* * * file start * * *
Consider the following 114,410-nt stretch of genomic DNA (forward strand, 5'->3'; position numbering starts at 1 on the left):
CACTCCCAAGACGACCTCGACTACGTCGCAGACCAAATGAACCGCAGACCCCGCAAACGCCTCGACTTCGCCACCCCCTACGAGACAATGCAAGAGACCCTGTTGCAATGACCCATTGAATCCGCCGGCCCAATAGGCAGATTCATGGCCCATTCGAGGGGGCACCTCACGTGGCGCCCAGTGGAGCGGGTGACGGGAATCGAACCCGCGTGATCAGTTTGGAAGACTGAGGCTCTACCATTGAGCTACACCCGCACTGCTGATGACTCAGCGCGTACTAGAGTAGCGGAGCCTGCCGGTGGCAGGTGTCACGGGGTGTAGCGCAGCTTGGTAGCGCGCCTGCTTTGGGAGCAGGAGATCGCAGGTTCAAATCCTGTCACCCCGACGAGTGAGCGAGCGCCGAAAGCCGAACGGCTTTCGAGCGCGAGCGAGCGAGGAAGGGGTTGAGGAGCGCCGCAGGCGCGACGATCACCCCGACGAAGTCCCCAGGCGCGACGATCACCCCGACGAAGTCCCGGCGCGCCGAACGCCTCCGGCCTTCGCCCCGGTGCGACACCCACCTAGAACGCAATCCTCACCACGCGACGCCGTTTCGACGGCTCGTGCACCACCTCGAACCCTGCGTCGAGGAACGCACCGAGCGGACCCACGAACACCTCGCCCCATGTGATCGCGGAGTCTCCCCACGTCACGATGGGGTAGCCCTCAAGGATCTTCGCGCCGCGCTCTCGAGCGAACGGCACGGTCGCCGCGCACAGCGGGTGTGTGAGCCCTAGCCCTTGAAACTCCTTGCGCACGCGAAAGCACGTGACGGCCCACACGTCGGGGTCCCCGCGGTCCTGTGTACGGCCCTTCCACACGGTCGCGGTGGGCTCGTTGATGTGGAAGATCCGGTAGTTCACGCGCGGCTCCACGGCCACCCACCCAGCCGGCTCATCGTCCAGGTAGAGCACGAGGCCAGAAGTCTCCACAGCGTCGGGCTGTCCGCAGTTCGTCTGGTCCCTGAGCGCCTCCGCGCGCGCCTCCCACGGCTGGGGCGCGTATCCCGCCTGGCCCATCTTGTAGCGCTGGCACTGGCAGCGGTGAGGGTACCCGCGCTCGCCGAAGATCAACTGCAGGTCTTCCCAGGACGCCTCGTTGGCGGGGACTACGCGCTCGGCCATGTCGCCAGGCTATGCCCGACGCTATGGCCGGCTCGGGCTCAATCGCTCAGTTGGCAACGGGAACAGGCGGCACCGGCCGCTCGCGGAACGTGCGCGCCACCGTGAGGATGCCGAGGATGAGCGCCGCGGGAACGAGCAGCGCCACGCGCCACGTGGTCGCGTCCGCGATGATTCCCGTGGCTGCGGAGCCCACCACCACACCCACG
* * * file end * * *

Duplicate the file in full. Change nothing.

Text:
Consider the following 114,410-nt stretch of genomic DNA (forward strand, 5'->3'; position numbering starts at 1 on the left):
CACTCCCAAGACGACCTCGACTACGTCGCAGACCAAATGAACCGCAGACCCCGCAAACGCCTCGACTTCGCCACCCCCTACGAGACAATGCAAGAGACCCTGTTGCAATGACCCATTGAATCCGCCGGCCCAATAGGCAGATTCATGGCCCATTCGAGGGGGCACCTCACGTGGCGCCCAGTGGAGCGGGTGACGGGAATCGAACCCGCGTGATCAGTTTGGAAGACTGAGGCTCTACCATTGAGCTACACCCGCACTGCTGATGACTCAGCGCGTACTAGAGTAGCGGAGCCTGCCGGTGGCAGGTGTCACGGGGTGTAGCGCAGCTTGGTAGCGCGCCTGCTTTGGGAGCAGGAGATCGCAGGTTCAAATCCTGTCACCCCGACGAGTGAGCGAGCGCCGAAAGCCGAACGGCTTTCGAGCGCGAGCGAGCGAGGAAGGGGTTGAGGAGCGCCGCAGGCGCGACGATCACCCCGACGAAGTCCCCAGGCGCGACGATCACCCCGACGAAGTCCCGGCGCGCCGAACGCCTCCGGCCTTCGCCCCGGTGCGACACCCACCTAGAACGCAATCCTCACCACGCGACGCCGTTTCGACGGCTCGTGCACCACCTCGAACCCTGCGTCGAGGAACGCACCGAGCGGACCCACGAACACCTCGCCCCATGTGATCGCGGAGTCTCCCCACGTCACGATGGGGTAGCCCTCAAGGATCTTCGCGCCGCGCTCTCGAGCGAACGGCACGGTCGCCGCGCACAGCGGGTGTGTGAGCCCTAGCCCTTGAAACTCCTTGCGCACGCGAAAGCACGTGACGGCCCACACGTCGGGGTCCCCGCGGTCCTGTGTACGGCCCTTCCACACGGTCGCGGTGGGCTCGTTGATGTGGAAGATCCGGTAGTTCACGCGCGGCTCCACGGCCACCCACCCAGCCGGCTCATCGTCCAGGTAGAGCACGAGGCCAGAAGTCTCCACAGCGTCGGGCTGTCCGCAGTTCGTCTGGTCCCTGAGCGCCTCCGCGCGCGCCTCCCACGGCTGGGGCGCGTATCCCGCCTGGCCCATCTTGTAGCGCTGGCACTGGCAGCGGTGAGGGTACCCGCGCTCGCCGAAGATCAACTGCAGGTCTTCCCAGGACGCCTCGTTGGCGGGGACTACGCGCTCGGCCATGTCGCCAGGCTATGCCCGACGCTATGGCCGGCTCGGGCTCAATCGCTCAGTTGGCAACGGGAACAGGCGGCACCGGCCGCTCGCGGAACGTGCGCGCCACCGTGAGGATGCCGAGGATGAGCGCCGCGGGAACGAGCAGCGCCACGCGCCACGTGGTCGCGTCCGCGATGATTCCCGTGGCTGCGGAGCCCACCACCACACCCACG